The trailers for the movie and many of the reviews don’t mention Margaret Court, but she’s a core part of the film, which I appreciated. King would never have played Riggs if he hadn’t already beaten the #1 women’s tennis player. The movie even hints at Court’s rampant homophobia which has made recent headlines, a topic that would have not been included in any biopic of this subject made before the 1990s. Emma Stone is a credible King, but Steve Carrell is a drop-dead perfect Riggs, a showman playing tennis in a dress or with a drink in his hand to win a bet, a game of slow but deceptively accurate shots. Continue reading “Battle of the Sexes: The Political is Personal”
Taxes are universally despised by everyone who pays them; shared resources are universally used by everyone who pays taxes. These are common unpleasant truths like waste disposal and knowing where hamburgers come from. No one is pleased when April 15th approaches.
While the income tax in the US is a phenomenon that started in the middle of our young history, taxation in general goes back to the dawn of civilization. The notion of paying resources into the central governing body is at least as old as the development of writing. Many of the earliest forms of writing – cuneiform on clay tablets from Lagash, Sumeria ( now modern Iraq) – reflected accounting for taxes paid by the farmers and peasants. Some of these predated coinage, so many taxes were paid in kind. Farmers paid with chicken, livestock, or grains and if they didn’t have the goods, they paid in labor.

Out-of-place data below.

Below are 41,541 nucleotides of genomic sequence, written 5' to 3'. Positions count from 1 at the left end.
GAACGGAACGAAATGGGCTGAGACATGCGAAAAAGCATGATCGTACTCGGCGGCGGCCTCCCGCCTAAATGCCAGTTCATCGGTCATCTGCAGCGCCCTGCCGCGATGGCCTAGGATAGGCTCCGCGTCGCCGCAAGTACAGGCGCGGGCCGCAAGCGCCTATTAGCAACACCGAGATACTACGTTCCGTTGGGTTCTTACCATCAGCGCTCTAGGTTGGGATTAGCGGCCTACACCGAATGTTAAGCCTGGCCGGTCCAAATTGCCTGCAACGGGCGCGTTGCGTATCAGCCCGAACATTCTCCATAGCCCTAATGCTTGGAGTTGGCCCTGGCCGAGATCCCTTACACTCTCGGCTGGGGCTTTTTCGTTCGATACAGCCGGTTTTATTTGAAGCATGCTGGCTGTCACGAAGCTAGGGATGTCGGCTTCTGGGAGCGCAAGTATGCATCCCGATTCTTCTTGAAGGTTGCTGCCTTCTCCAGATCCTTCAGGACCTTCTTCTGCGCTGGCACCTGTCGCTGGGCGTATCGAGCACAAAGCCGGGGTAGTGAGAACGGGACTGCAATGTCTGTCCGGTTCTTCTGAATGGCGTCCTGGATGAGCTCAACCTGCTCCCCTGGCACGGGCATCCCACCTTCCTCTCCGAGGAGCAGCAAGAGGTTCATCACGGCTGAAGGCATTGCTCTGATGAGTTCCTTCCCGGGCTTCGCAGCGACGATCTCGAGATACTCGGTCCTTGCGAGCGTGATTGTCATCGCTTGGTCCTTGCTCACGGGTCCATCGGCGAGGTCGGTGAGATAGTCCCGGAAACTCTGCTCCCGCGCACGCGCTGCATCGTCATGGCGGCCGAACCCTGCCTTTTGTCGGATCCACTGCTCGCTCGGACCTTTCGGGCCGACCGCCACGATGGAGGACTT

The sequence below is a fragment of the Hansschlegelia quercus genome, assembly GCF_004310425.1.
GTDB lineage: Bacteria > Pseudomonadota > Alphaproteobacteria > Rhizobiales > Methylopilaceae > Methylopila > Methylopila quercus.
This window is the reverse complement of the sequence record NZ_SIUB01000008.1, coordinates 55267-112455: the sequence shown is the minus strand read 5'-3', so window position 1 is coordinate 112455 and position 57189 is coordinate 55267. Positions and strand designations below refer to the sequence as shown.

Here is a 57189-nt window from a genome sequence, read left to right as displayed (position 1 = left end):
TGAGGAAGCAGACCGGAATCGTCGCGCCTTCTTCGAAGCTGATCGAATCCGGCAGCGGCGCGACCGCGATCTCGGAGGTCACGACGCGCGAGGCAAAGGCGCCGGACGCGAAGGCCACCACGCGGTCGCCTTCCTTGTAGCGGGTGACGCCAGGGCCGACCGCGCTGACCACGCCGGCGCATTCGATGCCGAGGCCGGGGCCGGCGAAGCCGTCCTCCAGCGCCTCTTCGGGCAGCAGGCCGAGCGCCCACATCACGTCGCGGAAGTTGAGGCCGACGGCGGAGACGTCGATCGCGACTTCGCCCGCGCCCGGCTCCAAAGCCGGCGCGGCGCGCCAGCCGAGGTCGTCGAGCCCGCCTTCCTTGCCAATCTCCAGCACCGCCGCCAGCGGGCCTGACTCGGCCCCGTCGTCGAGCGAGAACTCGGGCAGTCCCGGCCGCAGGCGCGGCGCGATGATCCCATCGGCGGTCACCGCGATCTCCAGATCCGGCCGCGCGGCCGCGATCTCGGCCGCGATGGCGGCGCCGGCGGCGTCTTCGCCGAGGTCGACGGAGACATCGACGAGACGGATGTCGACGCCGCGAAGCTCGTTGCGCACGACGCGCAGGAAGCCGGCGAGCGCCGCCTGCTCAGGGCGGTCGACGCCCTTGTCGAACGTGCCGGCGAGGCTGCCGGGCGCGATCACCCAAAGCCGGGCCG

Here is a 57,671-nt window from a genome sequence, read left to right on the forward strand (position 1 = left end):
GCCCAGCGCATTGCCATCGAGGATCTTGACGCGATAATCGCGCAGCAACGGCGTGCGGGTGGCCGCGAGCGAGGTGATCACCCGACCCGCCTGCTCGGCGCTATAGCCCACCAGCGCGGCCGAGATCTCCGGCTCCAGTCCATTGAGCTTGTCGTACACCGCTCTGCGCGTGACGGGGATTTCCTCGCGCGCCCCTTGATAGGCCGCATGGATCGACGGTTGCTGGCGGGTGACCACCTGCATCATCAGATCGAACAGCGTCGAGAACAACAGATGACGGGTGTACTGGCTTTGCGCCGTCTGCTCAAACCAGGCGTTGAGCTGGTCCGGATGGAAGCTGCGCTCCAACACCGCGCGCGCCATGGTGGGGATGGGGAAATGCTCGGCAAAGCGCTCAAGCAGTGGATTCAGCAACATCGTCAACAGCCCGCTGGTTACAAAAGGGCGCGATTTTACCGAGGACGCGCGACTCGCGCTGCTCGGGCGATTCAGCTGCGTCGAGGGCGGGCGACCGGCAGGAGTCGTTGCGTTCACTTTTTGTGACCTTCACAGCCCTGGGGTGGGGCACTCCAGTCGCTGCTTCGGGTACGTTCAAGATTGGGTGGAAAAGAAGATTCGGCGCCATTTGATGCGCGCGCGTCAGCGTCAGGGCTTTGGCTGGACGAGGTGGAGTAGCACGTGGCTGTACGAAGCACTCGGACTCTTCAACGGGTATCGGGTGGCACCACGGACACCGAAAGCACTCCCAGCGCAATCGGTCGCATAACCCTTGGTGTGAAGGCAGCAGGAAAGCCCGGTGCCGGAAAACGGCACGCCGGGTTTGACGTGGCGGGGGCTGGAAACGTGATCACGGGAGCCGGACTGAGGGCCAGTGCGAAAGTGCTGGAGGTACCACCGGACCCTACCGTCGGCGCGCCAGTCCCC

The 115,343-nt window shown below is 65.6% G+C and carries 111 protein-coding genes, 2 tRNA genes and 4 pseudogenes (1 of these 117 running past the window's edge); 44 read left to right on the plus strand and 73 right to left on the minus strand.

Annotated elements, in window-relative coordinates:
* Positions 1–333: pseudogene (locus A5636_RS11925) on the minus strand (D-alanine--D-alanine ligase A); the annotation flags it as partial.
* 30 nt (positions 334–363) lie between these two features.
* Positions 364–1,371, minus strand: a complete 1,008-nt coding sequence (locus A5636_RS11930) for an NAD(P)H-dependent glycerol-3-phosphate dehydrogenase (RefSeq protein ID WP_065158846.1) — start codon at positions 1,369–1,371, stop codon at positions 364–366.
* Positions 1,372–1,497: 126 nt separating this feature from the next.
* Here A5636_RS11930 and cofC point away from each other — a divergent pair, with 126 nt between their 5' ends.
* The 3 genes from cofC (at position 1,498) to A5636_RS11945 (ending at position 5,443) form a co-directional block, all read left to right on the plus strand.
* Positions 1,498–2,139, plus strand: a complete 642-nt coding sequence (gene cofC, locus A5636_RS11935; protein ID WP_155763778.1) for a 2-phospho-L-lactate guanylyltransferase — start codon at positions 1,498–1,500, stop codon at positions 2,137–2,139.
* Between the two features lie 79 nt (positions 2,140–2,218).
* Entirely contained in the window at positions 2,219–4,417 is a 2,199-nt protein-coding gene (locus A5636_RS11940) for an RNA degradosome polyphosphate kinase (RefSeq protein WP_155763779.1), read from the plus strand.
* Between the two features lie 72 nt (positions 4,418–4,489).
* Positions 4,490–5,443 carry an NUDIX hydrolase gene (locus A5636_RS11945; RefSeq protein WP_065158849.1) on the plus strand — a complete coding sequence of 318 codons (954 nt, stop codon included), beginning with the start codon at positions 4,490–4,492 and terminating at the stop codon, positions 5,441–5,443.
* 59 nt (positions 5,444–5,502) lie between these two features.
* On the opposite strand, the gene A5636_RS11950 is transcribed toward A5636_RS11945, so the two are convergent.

Start where you are;
Use what you have;
Do what you can—
Since it is Black History Month, I thought Arthur Ashe would be a fitting subject for a profile as he happens to be the author of my Favorite Inspirational Quote of All Time. I heard that yesterday was also National Black HIV/AIDS Awareness Day, and Monday was the anniversary of Ashe’s death from AIDS-related complications; it was a sign! I remember him winning Wimbledon in 1975 in very dramatic fashion. I remember him speaking out about apartheid in South Africa. I remember him as one of the first to publically announce he had AIDS, and his passing in 1993.
Little did I know!